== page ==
The Vienna Town Council on May 11 set water and sewer rates for the upcoming fiscal year, but held off on decisions regarding the fiscal 2021 budget and the potential hiring of a consultant to help update the town’s zoning code.
The Council unanimously approved the new water and sewer rates, which were based on a five-year plan recommended under a rate study conducted a few years ago.
The new consumption and service charges will take effect July 1, the start of fiscal 2021. Town officials estimate the average residential customer’s annual bill will rise by $64.80, or 10 percent.
Water rates will increase 6.6 percent. The town on a quarterly basis will charge residential and commercial customers the following rates per 1,000 gallons: $5.65 for the first 9,000 gallons, $6.10 for 9,001 to 18,000 gallons and $7.05 for 18,001 gallons and more.
Sewer rates will rise by 8.2 percent. Vienna each quarter will charge residential and commercial customers these rates per 1,000 gallons: $7.95 for the first 9,000 gallons, $8.60 for between 9,001 and 18,000 gallons, and $9.95 for 18,001 gallons and more.
The town, in an effort to bring fixed service charges in line with industry standards, will raise them from $23 to $30 per quarter for residential customers, an increase of 30.4 percent.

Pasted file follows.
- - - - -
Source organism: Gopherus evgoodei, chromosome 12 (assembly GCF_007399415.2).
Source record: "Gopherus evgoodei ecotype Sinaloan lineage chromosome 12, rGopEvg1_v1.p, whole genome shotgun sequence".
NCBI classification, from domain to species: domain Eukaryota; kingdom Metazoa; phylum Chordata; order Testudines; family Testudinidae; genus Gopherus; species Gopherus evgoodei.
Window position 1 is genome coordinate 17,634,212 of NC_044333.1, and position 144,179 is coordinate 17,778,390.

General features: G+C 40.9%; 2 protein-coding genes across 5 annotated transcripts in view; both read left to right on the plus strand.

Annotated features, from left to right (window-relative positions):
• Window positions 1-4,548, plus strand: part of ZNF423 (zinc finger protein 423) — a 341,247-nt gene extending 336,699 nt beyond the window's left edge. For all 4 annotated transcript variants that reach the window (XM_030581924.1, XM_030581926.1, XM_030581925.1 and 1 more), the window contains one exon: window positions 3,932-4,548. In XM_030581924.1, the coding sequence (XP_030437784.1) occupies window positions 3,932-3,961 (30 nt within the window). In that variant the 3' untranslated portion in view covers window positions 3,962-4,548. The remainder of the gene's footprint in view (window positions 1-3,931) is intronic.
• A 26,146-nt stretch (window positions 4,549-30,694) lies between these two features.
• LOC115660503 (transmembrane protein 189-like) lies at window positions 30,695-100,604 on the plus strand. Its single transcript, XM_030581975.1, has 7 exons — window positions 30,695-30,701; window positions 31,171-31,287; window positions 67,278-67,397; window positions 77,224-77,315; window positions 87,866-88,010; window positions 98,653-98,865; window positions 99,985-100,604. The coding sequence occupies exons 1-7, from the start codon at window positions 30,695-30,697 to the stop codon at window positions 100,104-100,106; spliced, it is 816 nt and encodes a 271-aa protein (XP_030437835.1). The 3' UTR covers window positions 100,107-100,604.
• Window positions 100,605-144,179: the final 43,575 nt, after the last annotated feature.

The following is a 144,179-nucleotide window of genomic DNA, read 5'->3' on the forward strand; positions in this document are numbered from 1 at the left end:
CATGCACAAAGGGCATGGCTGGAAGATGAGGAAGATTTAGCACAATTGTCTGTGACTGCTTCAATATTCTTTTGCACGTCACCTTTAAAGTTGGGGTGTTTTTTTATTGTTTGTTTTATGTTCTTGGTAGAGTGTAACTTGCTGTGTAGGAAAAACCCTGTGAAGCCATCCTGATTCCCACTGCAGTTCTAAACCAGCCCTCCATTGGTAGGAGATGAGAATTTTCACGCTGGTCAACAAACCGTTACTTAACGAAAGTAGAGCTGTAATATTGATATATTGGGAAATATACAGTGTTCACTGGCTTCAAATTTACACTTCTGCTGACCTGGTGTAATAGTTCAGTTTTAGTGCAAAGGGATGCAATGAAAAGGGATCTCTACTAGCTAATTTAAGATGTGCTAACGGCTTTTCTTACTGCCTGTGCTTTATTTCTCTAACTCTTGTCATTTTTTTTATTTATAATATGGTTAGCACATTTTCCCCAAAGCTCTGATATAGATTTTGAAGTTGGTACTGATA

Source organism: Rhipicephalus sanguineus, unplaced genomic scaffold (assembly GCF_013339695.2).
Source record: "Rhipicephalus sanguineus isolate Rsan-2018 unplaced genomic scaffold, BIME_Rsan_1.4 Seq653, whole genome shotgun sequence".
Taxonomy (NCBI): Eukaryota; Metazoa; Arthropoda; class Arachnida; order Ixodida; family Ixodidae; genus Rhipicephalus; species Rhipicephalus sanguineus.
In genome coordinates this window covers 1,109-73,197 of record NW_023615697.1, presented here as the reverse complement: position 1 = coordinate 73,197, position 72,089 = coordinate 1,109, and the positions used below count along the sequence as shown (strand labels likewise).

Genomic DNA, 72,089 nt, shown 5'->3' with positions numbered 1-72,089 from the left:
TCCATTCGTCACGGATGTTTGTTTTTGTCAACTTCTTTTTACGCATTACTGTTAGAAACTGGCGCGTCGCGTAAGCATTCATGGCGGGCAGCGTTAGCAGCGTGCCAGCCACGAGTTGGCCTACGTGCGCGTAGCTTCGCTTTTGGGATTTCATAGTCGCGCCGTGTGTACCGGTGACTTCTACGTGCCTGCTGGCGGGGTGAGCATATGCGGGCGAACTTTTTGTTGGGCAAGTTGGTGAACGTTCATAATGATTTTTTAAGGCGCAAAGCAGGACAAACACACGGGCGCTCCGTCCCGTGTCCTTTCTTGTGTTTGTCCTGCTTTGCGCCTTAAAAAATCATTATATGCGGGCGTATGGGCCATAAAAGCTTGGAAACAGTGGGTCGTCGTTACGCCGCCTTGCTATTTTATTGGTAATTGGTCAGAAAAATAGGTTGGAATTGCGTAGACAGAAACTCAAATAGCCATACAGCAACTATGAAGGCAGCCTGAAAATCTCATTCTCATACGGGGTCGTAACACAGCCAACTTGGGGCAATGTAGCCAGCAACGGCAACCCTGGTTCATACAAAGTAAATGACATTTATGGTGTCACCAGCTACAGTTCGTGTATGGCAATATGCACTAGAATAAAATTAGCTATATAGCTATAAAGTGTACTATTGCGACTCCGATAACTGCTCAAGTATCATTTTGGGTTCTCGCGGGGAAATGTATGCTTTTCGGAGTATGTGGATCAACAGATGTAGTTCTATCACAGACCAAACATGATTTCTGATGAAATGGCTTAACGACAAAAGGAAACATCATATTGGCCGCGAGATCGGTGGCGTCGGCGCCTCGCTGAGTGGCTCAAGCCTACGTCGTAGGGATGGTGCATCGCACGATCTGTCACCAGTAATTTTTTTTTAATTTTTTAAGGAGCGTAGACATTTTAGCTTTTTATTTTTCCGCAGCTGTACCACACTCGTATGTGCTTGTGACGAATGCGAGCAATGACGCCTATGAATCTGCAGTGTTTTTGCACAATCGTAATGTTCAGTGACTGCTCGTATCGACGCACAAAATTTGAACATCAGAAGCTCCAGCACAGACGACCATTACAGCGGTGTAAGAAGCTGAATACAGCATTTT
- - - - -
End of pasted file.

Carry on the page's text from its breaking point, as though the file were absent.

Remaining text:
Commercial customers, who pay based on meter size, will see an identical percentage increase. The town will charge them per-quarter base fees of $43.30 for five-eighths-of-an-inch meters, $108.25 for 1-inch meters, $216.50 for 1.5-inch meters, $346.40 for 2-inch meters, $692.80 for 3-inch meters and $1,082.50 for 4-inch meters.
Vienna also will raise its water-availability fee by 2.5 percent and its meter-purchase charge by 3.5 percent, in both cases to match Fairfax County’s fees.
Council members decided not to act yet, however, on the town’s proposed fiscal year 2021 budget and its associated tax rates. The Council unanimously voted to move that vote, which had been scheduled for the May 11 meeting, to June 15.
The decision will give town staff more time to evaluate the financial impacts of the COVID-19 pandemic and its associated economic downturn, Vienna officials said.
“I think this is the right thing to do,” said Mayor Laurie DiRocco. “This is changing sometimes on a daily basis. Waiting until June 15 makes sense.”
The Council also decided to hold off for at least a month on potentially hiring a consultant to help clarify, simplify, reorganize and update the town’s subdivision and zoning ordinances.
The meeting’s agenda item had called for the Council to consider a $223,900 contact with the consulting firm Calfee Zoning. The company, whose bid beat those of three competitors, focuses almost exclusively on communities that have between 10,000 and 50,000 residents and are located within larger metropolitan areas, town officials said.
The Council delayed that decision at the recommendation of Town Manager Mercury Payton.
“I’ve been very engaged in conversations with the governor’s office and regional leaders and it seems clear that we’re moving toward a gradual reopening of the state,” Payton said. “With this forward progress, I feel it would be appropriate to hold off on consideration of this item until after June 10 when the governor’s stay-at-home order may be lifted.”